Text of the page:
In my two previous articles I solved a trivial problem in Scala and Erlang: Write a program that -given G- produces sequences of numbers x, x+1, x+2..., x+n such that G = sum(x, x+1...x+n). The challenge was not to solve this trivial problem. My quest was to compare the performance of an Erlang solution to a Scala implementation.
I stated beforehand these were my first lines of code in both Erlang and Scala. For smaller values for G, the Erlang implementation outperformed 'single-shot' execution of the Scala equivalent by a wide margin. I then modified the Scala implementation in a direction where I knew JIT would shine. And, lo and behold, in this setup Scala outperformed Erlang. For larger values for G even by a wide margin.
And then I picked up the book "Erlang and OTP in Action" by Martin Logan et al. The introduction mentions the HiPE project (High Performance Erlang), a native code compiler for Erlang. This wetted my apetite for further experiments.
So I checked my Erlang installation and was happy to find it contained HiPE support. I recompiled my little Erlang program using HiPE with maximum optimization. This dramatically improved performance.
In my article on Scala I assumed that the larger the load on a system, the more JIT would shine and the more Scala would outperform an equivalent Erlang implementation. But this was no more than an assumption. One I'm not too sure about anymore. In the Scala setup I explicitly picked a situation that would clearly benefit JIT; a small piece of code repeatedly executed to warm up JIT in order to let it shine.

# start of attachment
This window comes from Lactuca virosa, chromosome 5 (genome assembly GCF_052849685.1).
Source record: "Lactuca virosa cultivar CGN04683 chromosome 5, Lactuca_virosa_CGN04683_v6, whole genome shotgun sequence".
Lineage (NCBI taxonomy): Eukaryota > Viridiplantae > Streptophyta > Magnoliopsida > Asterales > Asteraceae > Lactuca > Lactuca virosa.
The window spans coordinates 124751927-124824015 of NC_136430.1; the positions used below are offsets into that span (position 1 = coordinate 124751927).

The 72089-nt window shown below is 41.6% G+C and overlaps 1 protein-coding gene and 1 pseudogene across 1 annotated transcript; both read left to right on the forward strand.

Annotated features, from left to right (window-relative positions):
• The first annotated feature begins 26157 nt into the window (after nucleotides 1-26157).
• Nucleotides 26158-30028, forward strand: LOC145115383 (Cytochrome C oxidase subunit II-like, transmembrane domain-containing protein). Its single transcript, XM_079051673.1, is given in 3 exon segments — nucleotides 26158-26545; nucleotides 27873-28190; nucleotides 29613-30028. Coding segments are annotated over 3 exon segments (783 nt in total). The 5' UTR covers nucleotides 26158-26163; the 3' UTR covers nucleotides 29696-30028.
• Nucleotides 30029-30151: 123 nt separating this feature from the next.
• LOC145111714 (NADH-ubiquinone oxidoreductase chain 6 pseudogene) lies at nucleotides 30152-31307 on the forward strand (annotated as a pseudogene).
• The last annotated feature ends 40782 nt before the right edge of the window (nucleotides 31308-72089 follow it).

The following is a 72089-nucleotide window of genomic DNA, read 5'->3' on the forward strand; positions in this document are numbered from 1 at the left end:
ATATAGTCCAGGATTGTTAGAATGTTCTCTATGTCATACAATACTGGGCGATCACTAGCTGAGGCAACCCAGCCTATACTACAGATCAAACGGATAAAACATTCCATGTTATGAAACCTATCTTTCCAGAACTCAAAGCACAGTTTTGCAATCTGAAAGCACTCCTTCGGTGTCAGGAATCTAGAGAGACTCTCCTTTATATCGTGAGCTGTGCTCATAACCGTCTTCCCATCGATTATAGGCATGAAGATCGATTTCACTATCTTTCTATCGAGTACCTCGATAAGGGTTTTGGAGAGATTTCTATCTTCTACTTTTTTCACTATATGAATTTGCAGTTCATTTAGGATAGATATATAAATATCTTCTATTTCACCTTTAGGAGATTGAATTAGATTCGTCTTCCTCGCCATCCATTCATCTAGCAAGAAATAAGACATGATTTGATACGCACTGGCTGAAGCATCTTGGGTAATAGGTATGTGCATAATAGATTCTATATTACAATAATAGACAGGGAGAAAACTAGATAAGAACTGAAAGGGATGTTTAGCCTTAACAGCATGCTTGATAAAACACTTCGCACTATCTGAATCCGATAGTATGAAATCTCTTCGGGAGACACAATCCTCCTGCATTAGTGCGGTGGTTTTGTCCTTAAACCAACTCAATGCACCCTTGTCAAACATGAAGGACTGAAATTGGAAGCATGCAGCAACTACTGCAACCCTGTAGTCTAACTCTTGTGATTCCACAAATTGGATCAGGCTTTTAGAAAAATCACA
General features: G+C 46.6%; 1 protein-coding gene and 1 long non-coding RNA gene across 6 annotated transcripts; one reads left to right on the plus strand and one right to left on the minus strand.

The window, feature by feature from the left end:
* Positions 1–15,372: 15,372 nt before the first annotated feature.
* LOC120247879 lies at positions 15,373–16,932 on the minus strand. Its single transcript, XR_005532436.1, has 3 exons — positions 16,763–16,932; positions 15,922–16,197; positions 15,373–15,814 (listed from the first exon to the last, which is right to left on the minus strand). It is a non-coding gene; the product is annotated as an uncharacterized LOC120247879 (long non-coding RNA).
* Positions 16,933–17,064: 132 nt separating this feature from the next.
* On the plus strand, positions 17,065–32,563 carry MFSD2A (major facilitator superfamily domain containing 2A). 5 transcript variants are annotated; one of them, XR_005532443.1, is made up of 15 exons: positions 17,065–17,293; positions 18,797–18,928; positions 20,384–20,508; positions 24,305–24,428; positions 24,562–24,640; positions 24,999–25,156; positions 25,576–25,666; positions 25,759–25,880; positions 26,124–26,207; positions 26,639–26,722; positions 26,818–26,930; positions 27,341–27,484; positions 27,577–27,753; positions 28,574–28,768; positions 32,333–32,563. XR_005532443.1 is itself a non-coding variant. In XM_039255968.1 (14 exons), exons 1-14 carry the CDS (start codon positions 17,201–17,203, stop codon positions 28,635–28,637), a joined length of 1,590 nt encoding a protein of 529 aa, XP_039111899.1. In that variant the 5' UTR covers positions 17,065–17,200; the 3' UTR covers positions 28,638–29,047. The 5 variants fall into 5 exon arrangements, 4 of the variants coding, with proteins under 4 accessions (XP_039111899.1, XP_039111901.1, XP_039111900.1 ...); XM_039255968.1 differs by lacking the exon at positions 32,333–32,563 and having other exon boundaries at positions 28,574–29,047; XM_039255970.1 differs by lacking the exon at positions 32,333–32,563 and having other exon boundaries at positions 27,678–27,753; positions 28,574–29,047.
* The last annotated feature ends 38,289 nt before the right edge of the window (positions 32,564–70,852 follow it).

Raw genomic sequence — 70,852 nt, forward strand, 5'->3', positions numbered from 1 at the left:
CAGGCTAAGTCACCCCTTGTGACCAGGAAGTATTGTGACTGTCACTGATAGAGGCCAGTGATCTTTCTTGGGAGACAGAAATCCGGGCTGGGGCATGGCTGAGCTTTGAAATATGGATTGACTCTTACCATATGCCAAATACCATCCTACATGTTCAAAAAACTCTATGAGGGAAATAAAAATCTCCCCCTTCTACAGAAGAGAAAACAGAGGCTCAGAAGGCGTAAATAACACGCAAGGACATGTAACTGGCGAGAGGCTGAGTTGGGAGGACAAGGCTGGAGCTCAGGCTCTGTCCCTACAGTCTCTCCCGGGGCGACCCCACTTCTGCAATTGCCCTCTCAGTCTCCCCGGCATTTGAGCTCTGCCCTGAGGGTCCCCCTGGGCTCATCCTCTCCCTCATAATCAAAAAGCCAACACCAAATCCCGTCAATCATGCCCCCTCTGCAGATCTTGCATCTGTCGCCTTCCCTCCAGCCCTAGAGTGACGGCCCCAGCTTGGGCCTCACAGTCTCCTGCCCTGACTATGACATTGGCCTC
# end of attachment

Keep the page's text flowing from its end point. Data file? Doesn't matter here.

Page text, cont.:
Both Scala and Erlang are directed towards large scale projects containing million+ lines of code. Erlang already proved to be able to hold its ground in such situations. For Scala this remains to be seen. In a large scale system a lot of the code is executed and a lot of it is executed in parallel. But when it's different code that gets executed all the time, JIT would suffer from its warm up delay. Causing effects that resemble my first attempts with Scala where I used "one shot" execution. A situation where Erlang outperformed Scala by a margin of 1.000
My experiments so far show Erlang clearly does not suffer from any startup delay, on the contrary. So I now doubt wether my conclusion that the larger the load on a large scale system, the more JIT will shine is correct. Especially since it is probable that in such a large scale system major parts of the code will only execute incidentally. Most of the time the system will be busy executing incidental code. In such a system a small part of the code will be executed almost continually, giving JIT an opportunity to show its strength. But most of the time the system will be busy executing incidental code and will, in the Scala case, suffer from the warm up delay which severely degrades performance.
Erlang shows not to suffer from such a warm up delay and performance is quite consistent. So in the Erlang case, performance becomes predictable. Predicting performance of Scala/JIT is much more difficult because the warm up delay plays a major role. My guess is that in a large scale system most code executed, is executed some of the time, some code is executed most of the time. That spells bad for JIT because in such a situation most of the code will suffer from warm up delay.
Best case, Scala will outperform Erlang with a factor 3. But worst case, Erlang will outperform Scala with a factor of better than 1000. In my Scala post I stated my money would be on Scala. I'm glad no one took the bet.